What should my comment letter look like?

Theodore Roosevelt National Park is in the process of putting together a “livestock” management plan for the wild horses that call the park home. 

So what SHOULD you comment?

If you do not understand the NEPA (National Environmental Policy Act) process, please watch our presentation that explains that: https://chwha.org/events/. This post will assume you understand the NEPA process.

Theodore Roosevelt National Park has stated that they  are PROPOSING AN ACTION: Phased Reduction of Herds to No Livestock

BECAUSE of their PROPOSED ACTION, the park is required to follow the guidelines of NEPA which include:

#1 – they have to look at a “no action” alternative – that is why we have Alternative A – No Action Alternative: Continued herd management under the 1978 EA and 1970 Management Plan

They also have to consider REASONABLE alternatives.  They have only given us one: Alternative B – Action Alternative: Expedited Reduction of Herds to No Livestock

You have until January 31, 2023 to tell them WHAT ELSE THEY SHOULD CONSIDER.

From the parks newsletter:

Comments that cannot be considered include comments for or against an action without any reasoning, comments that only agree or disagree with NPS policy, comments without justification or supporting data, comments that take the form of vague, open-ended questions, and form letters. Comments are not accepted by fax, e-mail or in any other form.

So what CAN we comment?  The park has told us that too:

Public participation is an important element of the planning process, and we welcome your comments, concerns, issues, suggestions, and potential topics for consideration. You are invited to submit comments on the information in this newsletter, the preliminary alternatives, proposed action, and what the EA should address and analyze. Comments that provide relevant and new information with sufficient detail are most useful. Comments that will be considered are those that present information that can be used when developing alternatives, present reasonable alternatives, or present information that can be used when the NPS considers impacts of alternatives.

Think of it this way:

The park is about to do research on what the best plan is for the wild horses that call Theodore Roosevelt National Park home. 




This is NOT an argument to be won.  If we all comment the same thing letting the park know what we disagree with 36 CFR § 2.60 – they don’t care – they told us that clearly. 

PLEASE DO NOT share your stories about the horses here – that is NOT what they are asking for.  They don’t care – they told us that. They want alternatives to consider – period. Another organization is asking for those – NOT THE PARK!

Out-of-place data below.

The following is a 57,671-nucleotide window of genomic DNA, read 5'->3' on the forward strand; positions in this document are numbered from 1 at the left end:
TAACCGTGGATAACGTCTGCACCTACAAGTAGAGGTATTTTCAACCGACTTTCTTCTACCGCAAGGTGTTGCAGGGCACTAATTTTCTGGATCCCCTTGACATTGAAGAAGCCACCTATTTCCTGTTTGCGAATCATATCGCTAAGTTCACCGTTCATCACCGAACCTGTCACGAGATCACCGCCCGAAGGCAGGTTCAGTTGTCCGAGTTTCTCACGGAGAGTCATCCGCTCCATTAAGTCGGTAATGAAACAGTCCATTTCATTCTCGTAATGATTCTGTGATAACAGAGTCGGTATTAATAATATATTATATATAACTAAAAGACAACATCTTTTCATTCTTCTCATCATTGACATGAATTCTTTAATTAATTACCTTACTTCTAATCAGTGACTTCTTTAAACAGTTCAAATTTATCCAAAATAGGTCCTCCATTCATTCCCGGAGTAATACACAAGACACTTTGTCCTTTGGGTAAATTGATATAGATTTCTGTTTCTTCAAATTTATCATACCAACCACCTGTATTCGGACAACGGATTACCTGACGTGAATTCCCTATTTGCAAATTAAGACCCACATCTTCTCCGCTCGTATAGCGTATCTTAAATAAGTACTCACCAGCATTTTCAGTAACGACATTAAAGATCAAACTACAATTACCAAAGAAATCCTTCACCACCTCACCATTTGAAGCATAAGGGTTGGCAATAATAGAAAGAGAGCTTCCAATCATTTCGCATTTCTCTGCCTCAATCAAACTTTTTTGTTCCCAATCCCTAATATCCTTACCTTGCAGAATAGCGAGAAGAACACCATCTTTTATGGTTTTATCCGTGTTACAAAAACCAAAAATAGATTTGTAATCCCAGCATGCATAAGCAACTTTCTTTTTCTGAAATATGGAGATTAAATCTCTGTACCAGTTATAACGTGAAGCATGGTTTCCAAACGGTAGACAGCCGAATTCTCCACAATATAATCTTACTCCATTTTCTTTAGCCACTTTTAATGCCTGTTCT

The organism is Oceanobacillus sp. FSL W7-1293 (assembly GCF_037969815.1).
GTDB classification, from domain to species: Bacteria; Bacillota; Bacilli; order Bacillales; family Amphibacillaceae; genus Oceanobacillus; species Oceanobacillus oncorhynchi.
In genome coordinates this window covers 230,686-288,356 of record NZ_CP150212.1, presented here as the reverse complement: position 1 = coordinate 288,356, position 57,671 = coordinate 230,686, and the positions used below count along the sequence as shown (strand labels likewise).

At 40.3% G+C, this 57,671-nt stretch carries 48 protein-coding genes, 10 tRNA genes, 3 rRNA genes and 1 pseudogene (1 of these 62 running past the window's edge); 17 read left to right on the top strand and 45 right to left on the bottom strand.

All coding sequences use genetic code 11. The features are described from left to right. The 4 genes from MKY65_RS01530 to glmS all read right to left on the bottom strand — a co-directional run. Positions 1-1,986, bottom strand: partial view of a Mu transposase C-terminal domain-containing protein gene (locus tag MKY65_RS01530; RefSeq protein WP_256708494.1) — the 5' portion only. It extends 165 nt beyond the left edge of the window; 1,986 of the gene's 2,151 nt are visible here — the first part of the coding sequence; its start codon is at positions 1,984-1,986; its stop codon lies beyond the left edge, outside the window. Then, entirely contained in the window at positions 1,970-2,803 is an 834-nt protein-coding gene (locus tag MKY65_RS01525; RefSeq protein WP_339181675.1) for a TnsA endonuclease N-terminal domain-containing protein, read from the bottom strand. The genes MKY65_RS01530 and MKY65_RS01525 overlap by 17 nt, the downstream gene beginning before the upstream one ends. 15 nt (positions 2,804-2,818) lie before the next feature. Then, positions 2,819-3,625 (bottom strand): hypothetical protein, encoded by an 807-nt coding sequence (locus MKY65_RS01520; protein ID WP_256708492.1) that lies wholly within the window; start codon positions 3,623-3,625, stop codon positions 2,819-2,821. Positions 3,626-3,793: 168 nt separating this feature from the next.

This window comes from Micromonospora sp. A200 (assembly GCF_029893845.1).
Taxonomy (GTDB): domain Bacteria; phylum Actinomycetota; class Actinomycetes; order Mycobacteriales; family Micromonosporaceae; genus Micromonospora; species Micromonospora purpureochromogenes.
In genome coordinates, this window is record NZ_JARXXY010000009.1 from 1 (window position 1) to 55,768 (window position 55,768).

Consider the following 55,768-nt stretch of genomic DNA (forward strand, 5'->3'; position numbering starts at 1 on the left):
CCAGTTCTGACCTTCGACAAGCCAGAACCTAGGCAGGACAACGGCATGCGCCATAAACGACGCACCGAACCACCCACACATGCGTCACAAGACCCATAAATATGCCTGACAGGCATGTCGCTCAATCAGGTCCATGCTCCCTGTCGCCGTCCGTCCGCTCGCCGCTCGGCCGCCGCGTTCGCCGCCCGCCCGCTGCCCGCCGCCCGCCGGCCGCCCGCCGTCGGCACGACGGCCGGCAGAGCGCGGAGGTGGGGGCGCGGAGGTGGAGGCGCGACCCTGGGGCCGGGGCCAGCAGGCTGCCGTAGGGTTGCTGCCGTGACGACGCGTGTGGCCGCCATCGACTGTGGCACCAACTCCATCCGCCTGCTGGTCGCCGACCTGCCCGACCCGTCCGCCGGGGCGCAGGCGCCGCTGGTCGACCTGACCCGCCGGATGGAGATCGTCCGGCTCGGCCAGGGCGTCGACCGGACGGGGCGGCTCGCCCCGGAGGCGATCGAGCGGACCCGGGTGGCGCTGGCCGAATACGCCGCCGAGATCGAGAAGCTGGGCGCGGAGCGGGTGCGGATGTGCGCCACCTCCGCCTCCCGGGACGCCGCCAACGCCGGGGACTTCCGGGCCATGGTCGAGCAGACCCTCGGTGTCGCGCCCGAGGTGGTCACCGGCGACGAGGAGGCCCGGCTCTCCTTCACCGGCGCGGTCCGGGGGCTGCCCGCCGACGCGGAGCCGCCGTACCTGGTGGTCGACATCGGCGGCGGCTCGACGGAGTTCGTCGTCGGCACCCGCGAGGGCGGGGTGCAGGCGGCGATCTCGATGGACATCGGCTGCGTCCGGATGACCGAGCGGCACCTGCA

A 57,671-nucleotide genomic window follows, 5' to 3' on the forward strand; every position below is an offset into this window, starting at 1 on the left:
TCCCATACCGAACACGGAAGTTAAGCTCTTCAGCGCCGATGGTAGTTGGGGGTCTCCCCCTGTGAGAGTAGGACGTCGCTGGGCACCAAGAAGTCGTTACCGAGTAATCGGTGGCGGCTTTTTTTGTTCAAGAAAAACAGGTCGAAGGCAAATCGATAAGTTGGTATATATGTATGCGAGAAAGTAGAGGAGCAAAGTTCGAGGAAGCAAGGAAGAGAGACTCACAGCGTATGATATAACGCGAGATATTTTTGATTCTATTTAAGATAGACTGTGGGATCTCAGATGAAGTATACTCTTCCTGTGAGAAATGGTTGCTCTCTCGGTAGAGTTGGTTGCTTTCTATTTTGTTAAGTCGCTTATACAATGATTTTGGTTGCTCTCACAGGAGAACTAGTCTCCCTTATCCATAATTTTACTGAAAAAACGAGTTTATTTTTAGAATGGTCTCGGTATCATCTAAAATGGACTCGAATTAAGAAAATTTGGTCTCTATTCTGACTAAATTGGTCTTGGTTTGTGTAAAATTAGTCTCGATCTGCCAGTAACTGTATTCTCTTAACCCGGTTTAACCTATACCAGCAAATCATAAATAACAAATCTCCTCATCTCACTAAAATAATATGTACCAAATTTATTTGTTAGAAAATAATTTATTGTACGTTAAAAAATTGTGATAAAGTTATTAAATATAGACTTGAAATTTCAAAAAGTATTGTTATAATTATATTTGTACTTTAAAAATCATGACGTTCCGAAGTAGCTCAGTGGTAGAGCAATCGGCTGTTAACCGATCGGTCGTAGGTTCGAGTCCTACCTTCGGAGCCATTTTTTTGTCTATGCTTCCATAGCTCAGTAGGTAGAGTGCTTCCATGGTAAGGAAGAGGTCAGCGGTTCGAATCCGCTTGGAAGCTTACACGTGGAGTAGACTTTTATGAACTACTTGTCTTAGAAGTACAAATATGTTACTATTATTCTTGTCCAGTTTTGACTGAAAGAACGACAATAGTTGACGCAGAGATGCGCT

They are about to start researching those options.

We have less than 14 days to tell them. 

We will be spending time over the next few weeks sharing things that you can use to write a good comment letter. A good place to start is with what American Wild Horse Campaign gave us a few weeks ago to use as comments: https://secure.everyaction.com/uPCRult4YUaFYzVPO7liHA2?fbclid=IwAR20QUZGXcOAB3tr_1cL62X_wwe2CBCigPL1mnap_heRVQ01MAJKC40Syzs

If you already sent in your comments – feel free to send more as we go along.  No one said you only had ONE chance to send in comments.  Think of it more like speak now or forever hold your peace.  The Environmental Assessment process starts after the park finishes their review of the comments. When they come back and tell us WHAT they will be doing, it will be too late for you to tell them what you wish they would have considered.

Please share your comments no later than January 31, 2023, online through the PEPC website at: https://parkplanning.nps.gov/LP

Or in writing to:
Theodore Roosevelt National Park
PO Box 7
Medora, ND 58645

Thank you for your support!

Chasing Horses Wild Horse Advocates is committed to advocating for a wild horse management plan and protection for these unique wild horses that call Theodore Roosevelt National Park home!  We are fighting for a management plan that is guided by science especially when it comes to decisions regarding the removal of horses and the administration of birth control.  Many other wild horse management plans have proven to be successful with their science-based plans.  We are asking for the same for this amazing group of wild horses that call Theodore Roosevelt National Park home.

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